1. Querying A records

To get a list of all the address(es) for a domain name use the a option:

dig +nocmd google.com a +noall +answer
google.com.		128	IN	A	216.58.206.206

As you already know, if no DNS record type is specified dig will request the A record. You can also query the A record without specifying the a option

2. Querying CNAME records

To find the alias domain name use the cname option:

dig +nocmd mail.google.com cname +noall +answer
mail.google.com.	553482	IN	CNAME	googlemail.l.google.com.

3. Querying TXT records

Use the txt option to retrieve all the TXT records for a specific domain:

dig +nocmd google.com txt +noall +answer
google.com.		300	IN	TXT	"facebook-domain-verification=22rm551cu4k0ab0bxsw536tlds4h95"
google.com.		300	IN	TXT	"v=spf1 include:_spf.google.com ~all"
google.com.		300	IN	TXT	"docusign=05958488-4752-4ef2-95eb-aa7ba8a3bd0e"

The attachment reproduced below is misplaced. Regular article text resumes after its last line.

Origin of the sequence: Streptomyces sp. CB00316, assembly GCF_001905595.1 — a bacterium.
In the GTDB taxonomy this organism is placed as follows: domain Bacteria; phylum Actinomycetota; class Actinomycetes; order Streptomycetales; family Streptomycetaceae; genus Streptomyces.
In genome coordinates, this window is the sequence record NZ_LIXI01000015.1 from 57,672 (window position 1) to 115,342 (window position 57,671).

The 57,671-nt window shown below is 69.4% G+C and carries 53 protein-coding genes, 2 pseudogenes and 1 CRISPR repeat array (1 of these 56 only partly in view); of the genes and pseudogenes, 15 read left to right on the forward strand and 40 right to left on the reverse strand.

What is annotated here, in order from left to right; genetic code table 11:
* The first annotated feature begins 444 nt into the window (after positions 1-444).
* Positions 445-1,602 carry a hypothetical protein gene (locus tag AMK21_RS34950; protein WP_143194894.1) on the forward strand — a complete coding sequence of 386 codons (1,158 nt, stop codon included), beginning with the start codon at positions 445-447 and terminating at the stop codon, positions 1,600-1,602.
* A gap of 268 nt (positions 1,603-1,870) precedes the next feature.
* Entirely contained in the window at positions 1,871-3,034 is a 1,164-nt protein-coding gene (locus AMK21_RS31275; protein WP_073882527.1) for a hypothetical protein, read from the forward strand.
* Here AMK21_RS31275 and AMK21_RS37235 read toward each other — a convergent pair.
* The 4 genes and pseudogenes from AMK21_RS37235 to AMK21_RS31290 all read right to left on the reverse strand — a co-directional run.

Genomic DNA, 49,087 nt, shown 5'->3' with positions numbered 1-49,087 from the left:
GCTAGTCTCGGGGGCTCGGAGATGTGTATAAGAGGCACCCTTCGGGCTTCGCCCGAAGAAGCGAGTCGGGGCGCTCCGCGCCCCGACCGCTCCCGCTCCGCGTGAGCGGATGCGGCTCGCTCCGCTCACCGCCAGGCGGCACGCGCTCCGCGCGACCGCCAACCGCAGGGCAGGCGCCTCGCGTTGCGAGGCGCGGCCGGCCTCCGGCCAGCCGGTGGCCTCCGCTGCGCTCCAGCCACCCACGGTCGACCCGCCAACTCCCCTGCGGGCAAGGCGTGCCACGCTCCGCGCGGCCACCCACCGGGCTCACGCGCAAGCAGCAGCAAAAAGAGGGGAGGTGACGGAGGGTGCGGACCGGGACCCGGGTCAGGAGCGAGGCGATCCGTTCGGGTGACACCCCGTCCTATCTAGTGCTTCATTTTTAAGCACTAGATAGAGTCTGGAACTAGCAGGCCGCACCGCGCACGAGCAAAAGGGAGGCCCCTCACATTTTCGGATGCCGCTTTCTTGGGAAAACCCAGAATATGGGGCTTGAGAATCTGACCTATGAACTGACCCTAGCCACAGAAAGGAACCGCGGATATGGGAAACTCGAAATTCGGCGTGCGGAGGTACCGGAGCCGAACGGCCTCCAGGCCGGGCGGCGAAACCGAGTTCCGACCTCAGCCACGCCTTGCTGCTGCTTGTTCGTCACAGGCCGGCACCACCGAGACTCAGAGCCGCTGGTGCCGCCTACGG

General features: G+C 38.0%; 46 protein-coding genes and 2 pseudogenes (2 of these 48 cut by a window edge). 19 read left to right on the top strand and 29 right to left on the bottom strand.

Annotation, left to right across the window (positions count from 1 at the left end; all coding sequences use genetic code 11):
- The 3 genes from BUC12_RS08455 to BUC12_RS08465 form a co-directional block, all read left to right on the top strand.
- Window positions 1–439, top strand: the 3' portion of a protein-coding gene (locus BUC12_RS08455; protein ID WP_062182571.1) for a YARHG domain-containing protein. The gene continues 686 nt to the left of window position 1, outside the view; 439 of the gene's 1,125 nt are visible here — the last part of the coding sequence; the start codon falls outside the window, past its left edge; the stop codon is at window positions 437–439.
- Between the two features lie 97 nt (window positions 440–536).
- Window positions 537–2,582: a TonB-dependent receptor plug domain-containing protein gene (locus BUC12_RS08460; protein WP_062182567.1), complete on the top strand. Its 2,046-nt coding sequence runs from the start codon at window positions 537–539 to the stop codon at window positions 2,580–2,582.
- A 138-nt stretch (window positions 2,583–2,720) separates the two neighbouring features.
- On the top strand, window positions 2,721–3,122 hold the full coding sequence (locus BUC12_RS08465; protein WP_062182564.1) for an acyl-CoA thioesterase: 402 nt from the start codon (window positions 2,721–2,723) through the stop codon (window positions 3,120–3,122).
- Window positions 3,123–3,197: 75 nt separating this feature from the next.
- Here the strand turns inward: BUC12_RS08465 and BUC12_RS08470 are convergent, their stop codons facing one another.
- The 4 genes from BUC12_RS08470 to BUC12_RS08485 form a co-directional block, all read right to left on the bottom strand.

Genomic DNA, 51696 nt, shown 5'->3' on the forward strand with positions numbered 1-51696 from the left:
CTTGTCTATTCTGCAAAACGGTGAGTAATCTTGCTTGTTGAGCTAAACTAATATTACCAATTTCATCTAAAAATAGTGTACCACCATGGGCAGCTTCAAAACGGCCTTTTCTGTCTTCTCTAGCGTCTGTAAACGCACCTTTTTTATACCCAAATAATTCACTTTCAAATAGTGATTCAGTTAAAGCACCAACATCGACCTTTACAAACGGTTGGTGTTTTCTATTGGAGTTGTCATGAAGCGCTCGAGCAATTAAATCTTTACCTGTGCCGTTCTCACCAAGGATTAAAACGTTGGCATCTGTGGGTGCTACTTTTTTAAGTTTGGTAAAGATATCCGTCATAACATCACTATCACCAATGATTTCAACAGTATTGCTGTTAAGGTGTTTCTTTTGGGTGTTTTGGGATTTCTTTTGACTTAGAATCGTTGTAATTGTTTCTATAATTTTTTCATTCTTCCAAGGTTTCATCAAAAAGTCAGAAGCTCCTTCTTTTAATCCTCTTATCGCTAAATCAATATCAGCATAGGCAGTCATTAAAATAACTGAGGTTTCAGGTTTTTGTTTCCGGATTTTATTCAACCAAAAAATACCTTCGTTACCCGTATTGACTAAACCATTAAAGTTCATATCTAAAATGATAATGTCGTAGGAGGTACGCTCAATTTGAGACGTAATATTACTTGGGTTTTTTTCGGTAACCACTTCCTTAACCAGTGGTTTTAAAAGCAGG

4. Querying MX records

To get a list of all the mail servers for a specific domain use the mx option:

dig +nocmd google.com mx +noall +answer
google.com.		494	IN	MX	30 alt2.aspmx.l.google.com.
google.com.		494	IN	MX	10 aspmx.l.google.com.
google.com.		494	IN	MX	40 alt3.aspmx.l.google.com.
google.com.		494	IN	MX	50 alt4.aspmx.l.google.com.
google.com.		494	IN	MX	20 alt1.aspmx.l.google.com.

5. Querying NS records

To find the authoritative name servers for our specific domain use the ns option:

dig +nocmd google.com ns +noall +answer
google.com.		84527	IN	NS	ns1.google.com.
google.com.		84527	IN	NS	ns2.google.com.
google.com.		84527	IN	NS	ns4.google.com.
google.com.		84527	IN	NS	ns3.google.com.

6. Querying All Records

Use the any option to get a list of all DNS records for a specific domain:

dig +nocmd google.com any +noall +answer
google.com.		299	IN	A	216.58.212.14
google.com.		299	IN	AAAA	2a00:1450:4017:804::200e
google.com.		21599	IN	NS	ns2.google.com.
google.com.		21599	IN	NS	ns1.google.com.
google.com.		599	IN	MX	30 alt2.aspmx.l.google.com.
google.com.		21599	IN	NS	ns4.google.com.
google.com.		599	IN	MX	50 alt4.aspmx.l.google.com.
google.com.		599	IN	MX	20 alt1.aspmx.l.google.com.